Presidential Libraries

As of 2017, forty-four people have occupied the White House in Washington, DC.  The concept of presidential libraries didn’t come around until 1939, when FDR decided to donate his papers and other works from his time in office to the federal government as a public service.  While not all libraries are administered by the National Archives, many are.

Those who endeavor to learn about the history of our former presidents are encouraged to visit these libraries as they give us insight into who these people were, what we might not have known about their presidency, as well as a look into their personal lives while in office.  Since history classes in primary and higher education can only cover so much detail of each president, and in some cases, only the major highlights, these museums can help us learn more, and at our pace.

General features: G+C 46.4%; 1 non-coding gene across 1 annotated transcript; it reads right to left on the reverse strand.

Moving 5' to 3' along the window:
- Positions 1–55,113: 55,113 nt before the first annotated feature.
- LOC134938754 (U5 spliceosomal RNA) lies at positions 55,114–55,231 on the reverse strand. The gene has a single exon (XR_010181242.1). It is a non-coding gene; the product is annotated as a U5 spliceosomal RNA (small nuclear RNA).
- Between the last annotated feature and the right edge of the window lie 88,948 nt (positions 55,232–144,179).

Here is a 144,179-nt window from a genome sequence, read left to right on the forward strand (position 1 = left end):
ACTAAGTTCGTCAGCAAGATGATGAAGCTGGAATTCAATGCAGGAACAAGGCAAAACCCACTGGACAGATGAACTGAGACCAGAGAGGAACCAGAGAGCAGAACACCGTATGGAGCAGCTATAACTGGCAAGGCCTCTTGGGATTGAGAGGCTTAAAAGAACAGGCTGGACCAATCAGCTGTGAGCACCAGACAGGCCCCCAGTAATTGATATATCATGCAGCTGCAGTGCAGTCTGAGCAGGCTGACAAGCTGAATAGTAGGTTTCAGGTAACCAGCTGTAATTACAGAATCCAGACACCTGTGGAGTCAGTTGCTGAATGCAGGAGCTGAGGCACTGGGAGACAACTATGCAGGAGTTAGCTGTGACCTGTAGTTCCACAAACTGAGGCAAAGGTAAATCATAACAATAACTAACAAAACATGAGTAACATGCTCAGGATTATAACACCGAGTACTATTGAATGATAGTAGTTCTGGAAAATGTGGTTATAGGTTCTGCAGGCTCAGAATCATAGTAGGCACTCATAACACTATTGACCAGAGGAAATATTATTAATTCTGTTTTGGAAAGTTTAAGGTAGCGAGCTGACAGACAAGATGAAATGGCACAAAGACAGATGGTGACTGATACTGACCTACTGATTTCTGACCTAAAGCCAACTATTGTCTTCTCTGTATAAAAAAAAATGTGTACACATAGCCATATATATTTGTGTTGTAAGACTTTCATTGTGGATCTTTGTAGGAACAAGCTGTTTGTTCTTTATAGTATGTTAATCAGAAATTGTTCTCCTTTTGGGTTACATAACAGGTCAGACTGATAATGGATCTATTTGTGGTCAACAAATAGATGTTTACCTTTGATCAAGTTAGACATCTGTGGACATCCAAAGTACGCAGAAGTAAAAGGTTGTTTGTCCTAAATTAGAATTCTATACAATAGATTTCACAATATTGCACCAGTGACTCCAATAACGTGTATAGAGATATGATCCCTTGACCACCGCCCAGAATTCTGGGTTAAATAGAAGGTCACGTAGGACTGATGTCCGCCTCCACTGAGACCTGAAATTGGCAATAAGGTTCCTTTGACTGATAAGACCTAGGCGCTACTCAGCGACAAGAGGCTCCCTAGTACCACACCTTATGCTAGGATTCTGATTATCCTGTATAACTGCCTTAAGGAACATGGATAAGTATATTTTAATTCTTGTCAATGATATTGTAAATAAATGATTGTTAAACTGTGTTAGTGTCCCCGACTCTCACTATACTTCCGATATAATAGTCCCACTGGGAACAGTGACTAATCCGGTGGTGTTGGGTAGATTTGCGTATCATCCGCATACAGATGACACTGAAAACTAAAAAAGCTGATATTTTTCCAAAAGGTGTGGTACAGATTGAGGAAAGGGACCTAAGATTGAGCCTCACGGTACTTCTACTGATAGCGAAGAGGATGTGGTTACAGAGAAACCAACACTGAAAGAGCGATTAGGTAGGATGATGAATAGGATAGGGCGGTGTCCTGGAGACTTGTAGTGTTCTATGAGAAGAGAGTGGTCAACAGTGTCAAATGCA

Whether you’re looking to see all of the libraries like I am, or you’re interested in specific presidents, consider picking up a passport.  As I visit each library, I will make it a point to take pictures of the stamp, the building, and include as much photography and videography as is permissible.